In our view, there was inducement to a concerted refusal in the statutory sense, not authorized by the contract between Havstad & Jensen and the Union. An employer may well remain free to decide, as a matter of business policy, whether he will accede to a union's boycott demands, or if he has already agreed to do so, whether he will fulfill his agreement. An entirely different situation, however, is presented under § 8(b) (4) (A) of the Act, 29 U.S.C.A. § 158(b) (4) (A), supra, when it is sought to influence the employer's decision by a work stoppage of his employees. Such a work stoppage, Congress has plainly declared, is unlawful, when the object — clearly present here — "is * * * forcing or requiring any employer * * * to cease using * * * the products of any other * * manufacturer, or to cease doing business with any other person".

60

In the instant case, we have seen that, despite the "hot cargo" provision in the contract, supra, the employees had actually been handling Paine doors. They ceased doing so only upon Fleisher's and Steinert's orders. Those orders, we think, were in direct contravention of the mandate.

61

In National Labor Relations Board v. Washington-Oregon Shingle Weavers' Dist. Council, 9 Cir., 1954, 211 F.2d 149, 152, we said:

62

"The prohibited object of the boycott is stated by the statute to be `forcing * * * any employer or other person to cease using * * * the products of any other producer, processor, or manufacturer * * *.' In fact, if the object is sought, not because of any dispute, but merely because the union dislikes the other producer for any reason, or for no reason, the conduct would appear even more reprehensible. * * * The only dispute between the Union and the Company was over the latter's use of unfair shingles, and had no bearing on wages, working conditions, etc. In such a case, a strike called by the Union can have no other purpose than to compel the Company to cease using what the Union considers unfair shingles.

63

"Furthermore, the legislative history of the Act [infra] clearly shows that Congress intended to proscribe exactly the type of union action involved here."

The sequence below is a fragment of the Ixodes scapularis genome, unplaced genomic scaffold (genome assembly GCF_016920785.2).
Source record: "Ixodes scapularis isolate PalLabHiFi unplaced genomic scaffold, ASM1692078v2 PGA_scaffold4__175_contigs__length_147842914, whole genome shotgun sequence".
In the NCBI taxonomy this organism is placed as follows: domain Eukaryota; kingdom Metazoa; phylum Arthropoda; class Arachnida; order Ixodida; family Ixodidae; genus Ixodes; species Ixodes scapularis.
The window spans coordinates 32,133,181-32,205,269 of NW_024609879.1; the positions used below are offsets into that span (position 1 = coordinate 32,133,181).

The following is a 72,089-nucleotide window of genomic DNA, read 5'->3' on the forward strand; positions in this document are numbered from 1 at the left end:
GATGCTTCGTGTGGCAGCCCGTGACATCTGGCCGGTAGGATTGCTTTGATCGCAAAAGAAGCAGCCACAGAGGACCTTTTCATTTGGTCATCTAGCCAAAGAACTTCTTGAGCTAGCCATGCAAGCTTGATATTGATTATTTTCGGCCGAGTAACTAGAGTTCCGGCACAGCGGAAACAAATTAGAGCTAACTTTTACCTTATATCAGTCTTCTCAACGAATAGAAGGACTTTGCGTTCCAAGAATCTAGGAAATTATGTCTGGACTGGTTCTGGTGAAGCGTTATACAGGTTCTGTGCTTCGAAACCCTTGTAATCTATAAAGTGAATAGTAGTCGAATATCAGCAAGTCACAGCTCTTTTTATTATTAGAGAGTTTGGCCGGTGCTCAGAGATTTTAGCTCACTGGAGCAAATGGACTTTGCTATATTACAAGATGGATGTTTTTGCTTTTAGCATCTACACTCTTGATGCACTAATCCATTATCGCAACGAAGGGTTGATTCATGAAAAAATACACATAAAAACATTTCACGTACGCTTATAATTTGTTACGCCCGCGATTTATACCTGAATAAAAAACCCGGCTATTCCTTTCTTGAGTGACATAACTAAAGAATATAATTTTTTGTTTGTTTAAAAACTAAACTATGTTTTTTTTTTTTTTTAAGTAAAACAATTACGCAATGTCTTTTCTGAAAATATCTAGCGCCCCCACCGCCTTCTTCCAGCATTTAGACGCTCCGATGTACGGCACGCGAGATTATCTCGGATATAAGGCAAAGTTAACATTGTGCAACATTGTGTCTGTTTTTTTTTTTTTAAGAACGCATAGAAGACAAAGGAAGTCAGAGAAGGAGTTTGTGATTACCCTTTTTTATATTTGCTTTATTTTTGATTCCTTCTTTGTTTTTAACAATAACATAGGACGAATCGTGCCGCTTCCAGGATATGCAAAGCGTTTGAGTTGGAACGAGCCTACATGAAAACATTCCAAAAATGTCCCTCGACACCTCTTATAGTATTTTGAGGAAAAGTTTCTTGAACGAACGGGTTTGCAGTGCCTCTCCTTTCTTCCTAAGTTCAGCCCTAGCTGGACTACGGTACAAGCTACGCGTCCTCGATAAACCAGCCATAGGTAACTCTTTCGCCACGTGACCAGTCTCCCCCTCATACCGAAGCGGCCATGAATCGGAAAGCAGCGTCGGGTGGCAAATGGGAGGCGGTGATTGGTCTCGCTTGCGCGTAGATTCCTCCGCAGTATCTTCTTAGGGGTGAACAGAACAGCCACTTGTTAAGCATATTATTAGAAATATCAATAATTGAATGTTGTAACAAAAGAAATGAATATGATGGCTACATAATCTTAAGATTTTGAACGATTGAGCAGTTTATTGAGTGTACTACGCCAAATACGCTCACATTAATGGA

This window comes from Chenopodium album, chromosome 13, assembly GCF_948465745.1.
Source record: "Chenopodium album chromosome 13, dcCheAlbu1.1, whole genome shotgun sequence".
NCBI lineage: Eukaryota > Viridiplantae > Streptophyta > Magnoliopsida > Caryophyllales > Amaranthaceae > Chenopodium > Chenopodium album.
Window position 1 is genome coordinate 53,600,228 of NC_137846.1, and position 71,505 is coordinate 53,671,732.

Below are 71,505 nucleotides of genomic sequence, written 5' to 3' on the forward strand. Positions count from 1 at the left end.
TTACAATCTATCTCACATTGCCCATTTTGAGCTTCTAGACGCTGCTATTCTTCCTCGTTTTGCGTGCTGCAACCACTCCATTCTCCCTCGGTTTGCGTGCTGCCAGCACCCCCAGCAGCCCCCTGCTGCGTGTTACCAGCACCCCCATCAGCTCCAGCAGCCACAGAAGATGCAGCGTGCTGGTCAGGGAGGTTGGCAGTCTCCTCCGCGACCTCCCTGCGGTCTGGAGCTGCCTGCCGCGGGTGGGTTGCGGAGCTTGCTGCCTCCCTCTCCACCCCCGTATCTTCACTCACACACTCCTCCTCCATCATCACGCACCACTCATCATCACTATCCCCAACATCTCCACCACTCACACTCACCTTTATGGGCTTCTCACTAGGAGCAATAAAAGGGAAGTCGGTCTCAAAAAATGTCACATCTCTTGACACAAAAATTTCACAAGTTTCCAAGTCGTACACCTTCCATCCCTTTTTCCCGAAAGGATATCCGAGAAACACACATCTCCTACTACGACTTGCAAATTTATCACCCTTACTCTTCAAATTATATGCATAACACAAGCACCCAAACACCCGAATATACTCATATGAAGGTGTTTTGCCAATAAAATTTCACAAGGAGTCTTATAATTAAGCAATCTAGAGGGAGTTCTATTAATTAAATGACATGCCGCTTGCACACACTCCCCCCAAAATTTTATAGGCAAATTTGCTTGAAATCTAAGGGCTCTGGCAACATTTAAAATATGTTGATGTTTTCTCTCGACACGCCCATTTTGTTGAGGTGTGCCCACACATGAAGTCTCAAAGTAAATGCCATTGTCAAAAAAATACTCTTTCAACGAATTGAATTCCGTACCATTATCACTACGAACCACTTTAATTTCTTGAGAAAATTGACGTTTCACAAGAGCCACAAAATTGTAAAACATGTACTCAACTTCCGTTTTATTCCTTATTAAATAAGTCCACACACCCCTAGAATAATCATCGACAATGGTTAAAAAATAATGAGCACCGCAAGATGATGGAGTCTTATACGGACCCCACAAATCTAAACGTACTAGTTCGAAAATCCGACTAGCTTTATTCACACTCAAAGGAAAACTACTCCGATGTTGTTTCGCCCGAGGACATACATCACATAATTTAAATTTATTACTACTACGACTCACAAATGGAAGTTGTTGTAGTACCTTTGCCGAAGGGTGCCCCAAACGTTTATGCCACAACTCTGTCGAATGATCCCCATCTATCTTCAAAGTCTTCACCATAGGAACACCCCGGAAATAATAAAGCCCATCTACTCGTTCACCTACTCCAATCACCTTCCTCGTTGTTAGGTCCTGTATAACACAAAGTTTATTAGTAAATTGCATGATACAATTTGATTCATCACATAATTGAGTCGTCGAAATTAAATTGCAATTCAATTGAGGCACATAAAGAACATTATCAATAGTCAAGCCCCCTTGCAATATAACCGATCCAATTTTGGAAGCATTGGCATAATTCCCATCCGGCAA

64

In General Drivers, etc., and American Iron and Machine Works Company, No. 121, 115 NLRB 800, 801, decided on March 15, 1956, the Board said:

65

"1. We find, as did the Trial Examiner, that Respondent Teamsters, by its inducement of Employees of the common carriers (secondary employers) to engage in a concerted refusal in the course of their employment to handle freight brought by American Iron and Machine Works Company (the primary employer) to the carriers' docks, with an object of forcing or requiring the carriers to cease doing business with American Iron, violated Section 8(b) (4) (A) of the Act.

66

"Like the Trial Examiner, we reject the contention of Teamsters that its conduct was excused by the `hot cargo' clause in the Teamsters' contracts with the common carriers. This clause provided that members of Teamsters `shall not be allowed to handle or haul freight to or from an unfair company'. However, in rejecting this defense, we do not rely, as did the Trial Examiner on [McAllister Transfer, Inc., 110 NLRB 1769] but rather on the more recent Board decision in [Sand Door and Plywood Co., 113 NLRB 1210, No. 123, decided August 26, 1955]4 which was decided after the issuance of the Intermediate Report in the case at bar. As stated in the principal opinion in that case, regardless of the existence of a `hot cargo' clause, any direct appeal to employees by a union to engage in a strike or concerted refusal to handle a product is proscribed by the Act when one of the objectives set forth in Section 8(b) (4) (A) is present. Thus, while Section 8(b) (4) (A) does not forbid the execution of a hot cargo clause or a union's enforcement thereof by appeals to the employer to honor his contract, the Act does, in our opinion, preclude enforcement of such clause by appeals to employees, and this is so whether or not the employer acquiesces in the union's demand that the employees refuse to handle the `hot' goods." [Emphasis supplied.]